"Sure, baby. I'd love to watch Frozen again," I lie. A harmless lie, perhaps, but a break with truth to say the least. "If only it were for the first time," I think to myself, "for the first time in forever...."
If someone had told me when I was pregnant how many lies I would tell my children, I would have probably laughed in his or her face. I would have prognosticated on my relationship with the unborn with the authority of Nostradamus. "I will be completely truthful in all things with my children as there is no better way to communicate with others than with total and complete honesty. Children deserve our best self in all things, so lying to my child will be completely out of the question."
Please, add that to the list of things I had no idea about.
The stories I have concocted are numerous, nuanced, and occasionally nefarious, especially when it comes to the thoughts and actions of imaginary beings:
"I'm going to email Santa and tell him you refused to clean up your toys."
"The tooth fairy only leaves money for teeth that don't have any cavities, so you better go floss."
"The Easter Bunny knows we are going to be at Noni and Grandpa's house, so it will take your basket there. Don't even worry about it."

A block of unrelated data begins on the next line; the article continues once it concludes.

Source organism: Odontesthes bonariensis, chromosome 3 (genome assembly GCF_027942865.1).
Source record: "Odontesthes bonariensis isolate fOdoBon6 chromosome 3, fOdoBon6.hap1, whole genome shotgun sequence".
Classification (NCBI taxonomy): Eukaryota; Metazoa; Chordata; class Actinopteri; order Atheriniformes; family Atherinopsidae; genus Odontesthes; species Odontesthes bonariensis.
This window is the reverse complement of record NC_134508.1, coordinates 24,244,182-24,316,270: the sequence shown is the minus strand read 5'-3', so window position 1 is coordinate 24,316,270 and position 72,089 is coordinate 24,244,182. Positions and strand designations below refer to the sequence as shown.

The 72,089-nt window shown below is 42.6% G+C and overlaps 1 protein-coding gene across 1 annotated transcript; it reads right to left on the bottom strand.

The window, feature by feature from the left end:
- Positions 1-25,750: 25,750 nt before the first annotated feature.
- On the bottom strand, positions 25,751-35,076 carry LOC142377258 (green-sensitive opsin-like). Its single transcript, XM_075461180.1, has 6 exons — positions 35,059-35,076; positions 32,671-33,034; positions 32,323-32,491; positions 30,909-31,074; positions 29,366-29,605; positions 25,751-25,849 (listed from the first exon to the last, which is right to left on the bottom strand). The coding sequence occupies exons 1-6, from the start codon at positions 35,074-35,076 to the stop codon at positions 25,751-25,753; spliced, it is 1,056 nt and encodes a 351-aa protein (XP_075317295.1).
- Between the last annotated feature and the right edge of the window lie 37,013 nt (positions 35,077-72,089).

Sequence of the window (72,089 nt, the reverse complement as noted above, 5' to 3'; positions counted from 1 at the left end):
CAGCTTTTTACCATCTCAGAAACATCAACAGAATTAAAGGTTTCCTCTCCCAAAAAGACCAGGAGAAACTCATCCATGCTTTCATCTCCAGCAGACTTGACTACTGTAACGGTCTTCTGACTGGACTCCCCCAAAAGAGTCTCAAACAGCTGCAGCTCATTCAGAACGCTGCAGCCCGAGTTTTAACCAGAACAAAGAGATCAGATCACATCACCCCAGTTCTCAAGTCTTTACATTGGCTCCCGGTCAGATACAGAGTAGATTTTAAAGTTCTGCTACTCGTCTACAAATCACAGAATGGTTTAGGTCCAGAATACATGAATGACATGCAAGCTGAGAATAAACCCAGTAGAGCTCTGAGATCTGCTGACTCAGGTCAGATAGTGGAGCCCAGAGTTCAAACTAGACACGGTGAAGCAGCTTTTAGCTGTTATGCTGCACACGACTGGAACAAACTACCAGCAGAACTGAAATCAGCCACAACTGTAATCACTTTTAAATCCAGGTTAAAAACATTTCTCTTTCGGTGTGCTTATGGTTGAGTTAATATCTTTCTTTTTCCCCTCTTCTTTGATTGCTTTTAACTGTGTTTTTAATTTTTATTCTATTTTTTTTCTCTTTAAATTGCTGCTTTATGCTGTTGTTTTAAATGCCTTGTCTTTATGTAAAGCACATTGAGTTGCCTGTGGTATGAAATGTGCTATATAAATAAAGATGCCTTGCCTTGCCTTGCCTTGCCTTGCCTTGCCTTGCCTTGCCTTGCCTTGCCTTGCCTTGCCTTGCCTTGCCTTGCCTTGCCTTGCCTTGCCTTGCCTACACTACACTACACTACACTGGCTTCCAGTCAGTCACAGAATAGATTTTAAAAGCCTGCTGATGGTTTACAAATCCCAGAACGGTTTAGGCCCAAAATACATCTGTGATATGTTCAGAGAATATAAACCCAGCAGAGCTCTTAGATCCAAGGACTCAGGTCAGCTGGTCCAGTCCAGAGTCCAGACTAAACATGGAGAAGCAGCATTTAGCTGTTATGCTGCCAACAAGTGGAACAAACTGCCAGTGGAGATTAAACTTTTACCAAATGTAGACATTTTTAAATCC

Really? Like I have a GPS sensor with a magical link to a life-size, egg-laying rabbit? Sure. Why not? That reality is just about as likely as the possibly that I have the slightest interest in listening to the Ice Queen reclaim her divine feminine power for the umpteenth time. Powerful women, I get; denial of the uncomfortable conditions produced by extremely frigid weather conditions? I think not.
I manage to avoid the lies that most frequently tempt me due to their ease and convenience, the lies that would only pass muster because of the very young age of my children: Target is closed on Saturday; it's still breakfast at McDonald's (at 12:30) so no, you can't have a Happy Meal; it specifically states in the rules for the play structure that you have to take turns with your brother.
Lies intended to manipulate behavior seem clearly morally out-of-bounds, but lies about what I do or do not actually feel like doing are much harder to avoid. Maybe it is because these lies represent the mythical creature that I want to be, the super-human mother who never tires of clever quips about a snowman's lack of comprehension in relation to the physical changes of dihydrogen monoxide, that makes the untruths more palatable. Perhaps I tell them because I so want them to be true, that I am willing to lie to myself. Maybe my "right intention" is getting in the way of my "right speech," and I am falling all over myself into my very own existential permanent winter.
"What is the best part of the movie?" I ask Boy One.
"When Princess Ana punches Prince Hans into the water."
"Why is that the best part?"
"Because it is so funny! Can we watch that part right now? On your phone? On the tv? Please?"
"Sure, baby. I'd love to."
And after all that, this time I really mean it.